Illinois Department of Public HealthPat Quinn, Governor

Health Care-Associated Infections

Health care-associated infections, or HAIs, are among the top 10 causes of death in the United States and cost in excess of $20 billion a year.  These infections are acquired by patients during the course of receiving treatment for other conditions within a health care setting, including hospitals, nursing homes, ambulatory surgical centers, and community clinics.  Many of these infections are preventable with appropriate health care practices. The Agency for Healthcare Research and Quality reports that “Adults who develop health care-associated infections (HAIs) due to medical or surgical care while in the hospital have to stay an average of 19 days longer than adults who don’t develop an infection.”  (http://www.hcup-us.ahrq.gov/reports/statbriefs/sb94.jsp)

The infections that account for the majority of health care-associated infections include:

In additon, two important organisms in the area of health care-associated infections are Clostridium difficile and Methicillin Resistant Staphylococcus aureus (MRSA)Overuse and misuse of antibiotics contribute to rising rates of these types of infections.  Read more about antibiotic resistance and what can be done to prevent this here. Hand hygiene, which includes hand-washing and the use of alcohol-based hand sanitizer, is one of the most important pieces of HAI prevention.  The following links provide more information about hand hygiene:

Centers for Disease Control and Prevention: Hand Hygiene in Healthcare Settings http://www.cdc.gov/handhygiene/
Hand Hygiene Resource Center http://www.handhygiene.org/
Illinois Department of Public Health Hand-washing Poster http://www.idph.state.il.us/about/fdd/HandWash2.pdf

Preventing Health Care-Associated Infections

A National and State Priority

In 2009, the U.S. Department of Health and Human Services issued the National Action Plan to Prevent Health Care Associated Infections: Roadmap to Elimination. in an effort to combat this growing problem. The action plan calls for a national approach to reduce the transmission of disease, development of strong partnerships between federal and local governments for prevention, and education of providers and other health care personnel in the best prevention practices to reduce these infections. The action plan also includes specific national targets for reduction of key health care-associated infections and a call to educate the public about these infections and how to prevent them..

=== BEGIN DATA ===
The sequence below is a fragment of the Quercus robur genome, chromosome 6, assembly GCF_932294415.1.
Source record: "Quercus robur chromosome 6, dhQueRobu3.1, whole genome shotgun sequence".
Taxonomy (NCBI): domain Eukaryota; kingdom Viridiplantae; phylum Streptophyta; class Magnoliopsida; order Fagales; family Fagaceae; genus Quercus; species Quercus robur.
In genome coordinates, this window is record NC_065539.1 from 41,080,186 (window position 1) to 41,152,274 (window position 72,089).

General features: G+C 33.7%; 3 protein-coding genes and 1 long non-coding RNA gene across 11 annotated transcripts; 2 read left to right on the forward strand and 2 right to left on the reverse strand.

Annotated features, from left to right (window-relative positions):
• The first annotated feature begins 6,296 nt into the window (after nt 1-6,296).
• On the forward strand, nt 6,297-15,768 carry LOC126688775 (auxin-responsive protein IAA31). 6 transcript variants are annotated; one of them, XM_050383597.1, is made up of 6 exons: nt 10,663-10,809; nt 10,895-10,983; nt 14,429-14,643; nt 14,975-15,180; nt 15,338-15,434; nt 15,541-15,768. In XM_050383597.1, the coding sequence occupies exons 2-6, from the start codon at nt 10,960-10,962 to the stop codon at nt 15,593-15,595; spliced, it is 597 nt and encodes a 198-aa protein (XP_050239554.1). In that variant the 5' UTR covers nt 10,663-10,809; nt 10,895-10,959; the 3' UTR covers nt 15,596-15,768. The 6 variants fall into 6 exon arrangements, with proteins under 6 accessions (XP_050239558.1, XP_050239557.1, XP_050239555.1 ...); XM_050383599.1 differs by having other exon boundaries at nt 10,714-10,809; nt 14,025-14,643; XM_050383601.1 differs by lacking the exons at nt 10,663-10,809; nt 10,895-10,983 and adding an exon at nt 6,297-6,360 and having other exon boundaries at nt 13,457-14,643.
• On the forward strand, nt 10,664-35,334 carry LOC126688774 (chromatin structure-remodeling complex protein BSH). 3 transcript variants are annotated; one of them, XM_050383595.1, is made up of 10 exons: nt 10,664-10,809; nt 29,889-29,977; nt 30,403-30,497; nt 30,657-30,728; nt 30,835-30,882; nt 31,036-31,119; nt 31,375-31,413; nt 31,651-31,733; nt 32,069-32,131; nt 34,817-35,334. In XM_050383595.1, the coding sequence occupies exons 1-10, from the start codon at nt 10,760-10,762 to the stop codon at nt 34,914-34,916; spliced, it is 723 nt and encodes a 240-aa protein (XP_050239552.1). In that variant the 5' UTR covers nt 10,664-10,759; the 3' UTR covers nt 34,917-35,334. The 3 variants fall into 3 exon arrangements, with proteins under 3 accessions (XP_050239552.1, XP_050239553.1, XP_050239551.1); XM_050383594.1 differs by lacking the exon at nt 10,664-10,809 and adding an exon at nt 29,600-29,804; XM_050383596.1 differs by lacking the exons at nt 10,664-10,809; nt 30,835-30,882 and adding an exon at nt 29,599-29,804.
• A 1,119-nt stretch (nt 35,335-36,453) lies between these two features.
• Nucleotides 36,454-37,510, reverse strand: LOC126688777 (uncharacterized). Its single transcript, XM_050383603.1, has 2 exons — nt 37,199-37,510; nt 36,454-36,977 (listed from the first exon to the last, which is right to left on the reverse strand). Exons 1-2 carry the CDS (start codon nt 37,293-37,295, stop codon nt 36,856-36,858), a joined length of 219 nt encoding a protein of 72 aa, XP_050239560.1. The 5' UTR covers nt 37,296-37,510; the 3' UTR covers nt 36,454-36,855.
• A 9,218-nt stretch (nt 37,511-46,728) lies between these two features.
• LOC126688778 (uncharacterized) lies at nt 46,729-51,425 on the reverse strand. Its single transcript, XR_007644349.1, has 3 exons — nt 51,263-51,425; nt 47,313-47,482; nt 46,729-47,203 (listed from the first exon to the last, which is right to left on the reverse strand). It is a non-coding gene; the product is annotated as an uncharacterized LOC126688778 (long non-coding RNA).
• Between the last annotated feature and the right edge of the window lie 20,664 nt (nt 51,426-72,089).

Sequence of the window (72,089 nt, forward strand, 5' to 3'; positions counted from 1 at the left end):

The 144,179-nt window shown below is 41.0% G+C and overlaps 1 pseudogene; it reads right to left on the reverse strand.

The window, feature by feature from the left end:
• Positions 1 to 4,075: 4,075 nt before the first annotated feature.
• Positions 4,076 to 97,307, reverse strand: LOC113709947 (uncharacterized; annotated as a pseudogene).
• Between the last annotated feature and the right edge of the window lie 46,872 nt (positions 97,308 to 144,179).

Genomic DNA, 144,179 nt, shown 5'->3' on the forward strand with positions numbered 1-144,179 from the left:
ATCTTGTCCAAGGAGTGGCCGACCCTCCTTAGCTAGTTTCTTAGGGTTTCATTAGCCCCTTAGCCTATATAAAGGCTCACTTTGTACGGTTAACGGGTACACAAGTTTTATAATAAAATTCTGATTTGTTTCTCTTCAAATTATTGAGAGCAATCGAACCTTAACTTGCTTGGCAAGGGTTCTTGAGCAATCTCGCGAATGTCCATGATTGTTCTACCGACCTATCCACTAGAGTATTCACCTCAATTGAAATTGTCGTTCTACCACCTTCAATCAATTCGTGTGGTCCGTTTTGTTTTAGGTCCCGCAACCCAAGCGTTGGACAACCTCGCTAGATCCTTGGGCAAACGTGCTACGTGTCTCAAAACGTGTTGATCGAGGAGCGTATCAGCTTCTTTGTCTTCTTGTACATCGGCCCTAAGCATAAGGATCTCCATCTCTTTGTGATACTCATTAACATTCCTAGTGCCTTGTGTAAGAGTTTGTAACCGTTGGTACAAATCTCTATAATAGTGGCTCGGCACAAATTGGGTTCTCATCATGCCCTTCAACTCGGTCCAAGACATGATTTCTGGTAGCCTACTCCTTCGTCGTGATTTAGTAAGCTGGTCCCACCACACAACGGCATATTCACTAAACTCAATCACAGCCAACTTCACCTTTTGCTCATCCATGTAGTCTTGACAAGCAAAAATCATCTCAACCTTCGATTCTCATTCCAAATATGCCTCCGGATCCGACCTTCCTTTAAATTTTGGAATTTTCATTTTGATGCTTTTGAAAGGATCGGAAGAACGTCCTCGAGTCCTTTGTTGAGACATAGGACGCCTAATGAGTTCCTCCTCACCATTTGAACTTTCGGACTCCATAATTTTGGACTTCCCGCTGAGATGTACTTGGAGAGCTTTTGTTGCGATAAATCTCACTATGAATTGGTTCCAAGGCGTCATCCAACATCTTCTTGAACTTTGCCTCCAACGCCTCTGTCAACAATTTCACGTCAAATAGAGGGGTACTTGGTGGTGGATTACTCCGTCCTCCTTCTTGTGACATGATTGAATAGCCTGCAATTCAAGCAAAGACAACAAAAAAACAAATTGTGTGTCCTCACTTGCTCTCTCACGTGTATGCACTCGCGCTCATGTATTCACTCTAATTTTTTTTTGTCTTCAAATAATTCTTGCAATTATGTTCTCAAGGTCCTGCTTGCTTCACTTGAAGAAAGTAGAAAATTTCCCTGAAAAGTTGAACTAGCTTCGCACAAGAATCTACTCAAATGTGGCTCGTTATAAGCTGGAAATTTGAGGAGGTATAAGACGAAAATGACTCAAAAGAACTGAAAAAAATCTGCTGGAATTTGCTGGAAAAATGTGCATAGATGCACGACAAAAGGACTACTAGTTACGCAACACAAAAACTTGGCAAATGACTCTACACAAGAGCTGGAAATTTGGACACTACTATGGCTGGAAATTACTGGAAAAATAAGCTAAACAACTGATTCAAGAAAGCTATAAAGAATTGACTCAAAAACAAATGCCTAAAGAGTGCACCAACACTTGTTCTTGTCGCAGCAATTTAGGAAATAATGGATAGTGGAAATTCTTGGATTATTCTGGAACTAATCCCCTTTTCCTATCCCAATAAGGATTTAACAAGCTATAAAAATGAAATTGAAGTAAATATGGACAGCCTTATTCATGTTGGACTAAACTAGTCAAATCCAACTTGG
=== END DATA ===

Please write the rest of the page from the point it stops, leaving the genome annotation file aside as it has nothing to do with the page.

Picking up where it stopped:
In concert with the national initiative, the Illinois Department of Public Health (the Department) applied for and was awarded $853,400 through the American Recovery and Reinvestment Act of 2009. The funding was used to enhance HAI prevention efforts across the state of Illinois between 2009 and 2011.  The Department created an HAI Prevention Advisory Council with key stakeholders, hired an HAI coordinator, developed a focused Illinois HAI Prevention Plan, and implemented a C. difficile prevention collaborative. In 2011 and 2012, the Department sought and secured grant funding from the Affordable Care Act to implement an antimicrobial stewardship collaborative and a statewide C. difficile education campaign targeting health care workers. Ongoing efforts include providing regular educational webinars, facilitating statewide discussion and programs on antimicrobial stewardship, and reducing C. difficile and other HAIs across the continuum of health care settings.    

Illinois HAI Prevention Plan

The comprehensive Illinois HAI Prevention Plan details goals for the state from December 2009 to December 2014 that are in line with the national action plan.  Specific HAI targets were prioritized including prevention of  Central Line-Associated Bloodstream Infections (CLABSI), Surgical Site Infections, Clostridium difficile (C. difficile), and Methicillin-resistant Staphylococcus aureus (MRSA).  Goals were set in four key areas:

  1. Expand Illinois HAI surveillance, detection and reporting. This includes expanding state-wide reporting of HAIs in hospitals through the CDC’s National Health Safety Network (NHSN) surveillance system.  Effective surveillance is essential to HAI identification and monitoring.
  2. Enhance development of automated HAI laboratory and surveillance reports. This will foster accurate monitoring of HAIs and reduce the work burden placed on health care infection prevention workers.
  3. Establish a a C. difficile quality improvement collaborative with participation from 20 different hospitals across the State. Read more about HAI quality improvement collaboratives and other prevention initiatives.
  4. Measure progress towards targets for infection reduction using NHSN data as well as evaluate and share lessons learned from the C difficile collaborative.